Anyone remember active listening? I recall hearing much about it when I raised my three sons. Parenting books encouraged it. Marriage manuals advised couples to use it. Thankfully, it's still in use today.
It's worth recalling some of the tips to active listening—especially in a day and age when the number of distractions in our lives has escalated to a nearly deadening and frightening level. And let's not even get into the topic of the incivility of talk shows where talking seems to be a competitive sport.
The first thing you have to do is to stop talking. I find it helpful to remember that I have one mouth and two ears; the ratio gives me a clue as to what's important.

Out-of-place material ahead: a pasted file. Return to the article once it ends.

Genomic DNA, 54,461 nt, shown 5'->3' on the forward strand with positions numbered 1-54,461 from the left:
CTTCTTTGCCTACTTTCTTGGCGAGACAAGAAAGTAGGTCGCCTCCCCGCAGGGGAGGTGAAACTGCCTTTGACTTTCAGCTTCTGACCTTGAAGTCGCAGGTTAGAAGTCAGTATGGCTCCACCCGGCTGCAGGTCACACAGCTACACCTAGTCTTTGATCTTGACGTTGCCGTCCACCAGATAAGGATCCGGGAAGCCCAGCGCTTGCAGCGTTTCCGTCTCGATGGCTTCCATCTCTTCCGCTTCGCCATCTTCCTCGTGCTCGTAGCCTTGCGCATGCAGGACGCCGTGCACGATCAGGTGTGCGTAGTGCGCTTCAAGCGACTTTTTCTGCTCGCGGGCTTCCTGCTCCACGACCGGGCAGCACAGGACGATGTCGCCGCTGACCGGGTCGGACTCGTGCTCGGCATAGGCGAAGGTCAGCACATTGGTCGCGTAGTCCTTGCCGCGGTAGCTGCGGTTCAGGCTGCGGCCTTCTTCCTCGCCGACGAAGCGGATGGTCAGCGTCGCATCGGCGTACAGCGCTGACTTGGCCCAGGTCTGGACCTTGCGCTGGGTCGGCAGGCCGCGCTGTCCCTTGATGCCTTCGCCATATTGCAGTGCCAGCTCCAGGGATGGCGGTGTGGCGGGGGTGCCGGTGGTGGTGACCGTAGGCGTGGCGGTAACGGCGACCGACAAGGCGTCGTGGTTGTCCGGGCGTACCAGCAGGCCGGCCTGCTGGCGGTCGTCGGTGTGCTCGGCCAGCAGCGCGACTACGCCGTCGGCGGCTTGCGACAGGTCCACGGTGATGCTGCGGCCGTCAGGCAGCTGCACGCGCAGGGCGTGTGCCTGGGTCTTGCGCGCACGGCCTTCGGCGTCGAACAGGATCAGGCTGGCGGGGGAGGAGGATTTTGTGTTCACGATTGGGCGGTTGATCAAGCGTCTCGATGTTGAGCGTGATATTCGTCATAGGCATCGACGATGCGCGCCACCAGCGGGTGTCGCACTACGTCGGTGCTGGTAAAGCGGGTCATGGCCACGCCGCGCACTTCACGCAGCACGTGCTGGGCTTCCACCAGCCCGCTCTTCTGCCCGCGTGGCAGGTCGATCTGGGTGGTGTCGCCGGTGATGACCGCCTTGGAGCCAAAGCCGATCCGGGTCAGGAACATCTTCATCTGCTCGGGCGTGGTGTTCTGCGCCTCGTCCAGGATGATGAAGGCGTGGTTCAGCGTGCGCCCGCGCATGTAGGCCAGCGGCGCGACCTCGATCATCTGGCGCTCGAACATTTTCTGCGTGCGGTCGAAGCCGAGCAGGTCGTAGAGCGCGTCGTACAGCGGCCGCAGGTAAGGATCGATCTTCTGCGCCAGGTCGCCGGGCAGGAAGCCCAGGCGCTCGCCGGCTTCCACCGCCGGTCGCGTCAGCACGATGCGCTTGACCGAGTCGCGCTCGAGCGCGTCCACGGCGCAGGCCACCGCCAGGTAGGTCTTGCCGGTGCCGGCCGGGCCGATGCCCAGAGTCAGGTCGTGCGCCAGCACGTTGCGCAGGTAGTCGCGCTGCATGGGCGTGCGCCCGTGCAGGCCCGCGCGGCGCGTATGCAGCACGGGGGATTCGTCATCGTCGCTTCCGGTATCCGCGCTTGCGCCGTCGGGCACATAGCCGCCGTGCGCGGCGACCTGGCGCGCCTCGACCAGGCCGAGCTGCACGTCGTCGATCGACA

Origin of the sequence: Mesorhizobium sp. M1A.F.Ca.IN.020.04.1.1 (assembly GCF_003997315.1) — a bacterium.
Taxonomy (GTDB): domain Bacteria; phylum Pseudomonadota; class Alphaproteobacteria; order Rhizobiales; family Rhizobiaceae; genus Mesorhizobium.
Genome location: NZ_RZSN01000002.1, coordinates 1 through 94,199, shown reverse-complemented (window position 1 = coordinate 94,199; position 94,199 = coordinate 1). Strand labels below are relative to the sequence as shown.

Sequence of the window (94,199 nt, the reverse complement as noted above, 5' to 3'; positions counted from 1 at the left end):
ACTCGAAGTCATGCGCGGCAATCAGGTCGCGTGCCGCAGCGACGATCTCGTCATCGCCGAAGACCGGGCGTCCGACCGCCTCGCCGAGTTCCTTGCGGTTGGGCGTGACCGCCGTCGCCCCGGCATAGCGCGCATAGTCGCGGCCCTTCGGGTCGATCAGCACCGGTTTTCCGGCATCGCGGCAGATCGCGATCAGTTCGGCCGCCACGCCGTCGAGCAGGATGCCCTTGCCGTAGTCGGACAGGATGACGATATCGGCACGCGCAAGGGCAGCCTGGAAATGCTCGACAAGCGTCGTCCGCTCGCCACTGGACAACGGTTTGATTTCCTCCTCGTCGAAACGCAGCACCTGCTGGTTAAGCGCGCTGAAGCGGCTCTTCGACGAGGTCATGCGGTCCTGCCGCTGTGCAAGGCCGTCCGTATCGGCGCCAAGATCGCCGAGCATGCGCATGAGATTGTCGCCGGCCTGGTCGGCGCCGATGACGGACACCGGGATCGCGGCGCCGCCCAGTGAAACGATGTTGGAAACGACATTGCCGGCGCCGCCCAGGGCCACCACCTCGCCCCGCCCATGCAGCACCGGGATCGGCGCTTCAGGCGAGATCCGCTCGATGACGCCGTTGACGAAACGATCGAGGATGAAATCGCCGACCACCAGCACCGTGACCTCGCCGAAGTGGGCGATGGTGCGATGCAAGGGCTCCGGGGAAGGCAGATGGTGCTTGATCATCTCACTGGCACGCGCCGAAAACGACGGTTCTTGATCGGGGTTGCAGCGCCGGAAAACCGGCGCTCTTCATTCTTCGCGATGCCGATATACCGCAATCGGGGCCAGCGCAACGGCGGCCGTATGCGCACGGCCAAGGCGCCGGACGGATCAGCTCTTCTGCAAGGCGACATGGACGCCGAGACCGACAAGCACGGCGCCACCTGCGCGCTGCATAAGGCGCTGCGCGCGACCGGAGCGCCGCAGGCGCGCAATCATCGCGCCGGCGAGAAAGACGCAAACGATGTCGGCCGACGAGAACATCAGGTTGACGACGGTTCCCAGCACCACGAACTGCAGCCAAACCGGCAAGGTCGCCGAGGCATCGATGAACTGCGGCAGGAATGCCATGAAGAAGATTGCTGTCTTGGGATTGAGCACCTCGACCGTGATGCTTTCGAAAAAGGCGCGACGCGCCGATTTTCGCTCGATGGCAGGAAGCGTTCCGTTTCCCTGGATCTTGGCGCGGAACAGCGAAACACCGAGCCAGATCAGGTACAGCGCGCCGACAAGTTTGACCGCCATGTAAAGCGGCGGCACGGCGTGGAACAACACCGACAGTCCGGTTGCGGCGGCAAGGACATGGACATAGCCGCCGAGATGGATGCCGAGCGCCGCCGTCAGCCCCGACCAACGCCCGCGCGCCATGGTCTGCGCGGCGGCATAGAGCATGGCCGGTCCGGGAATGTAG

It's equally important to signal to the other person that you truly are interested in what she says. Put down your iPhone for a few minutes. Resist the temptation to glance down at the newspaper or book you were reading. Good eye contact, nodding your head, facial expressions—all of these non-verbals are important in flagging to the other person that you want to hear what he says.
Ask questions and find ways to show you empathize (which is different from sympathizing) with the other person. Ask questions for clarity. Play back to your friend, child or partner what you have heard him say to be sure you've understood. Listen to the response to be sure you've correctly interpreted the message she was sending you.
And, though this isn't part of active listening as I originally learned it, I would add one more piece: Resist giving advice. I generally think advice is worth exactly what you pay for it (typically nothing). When someone wants your advice, they'll ask for that. Mostly, people just want to be heard and validated. What a gift that is to give each other.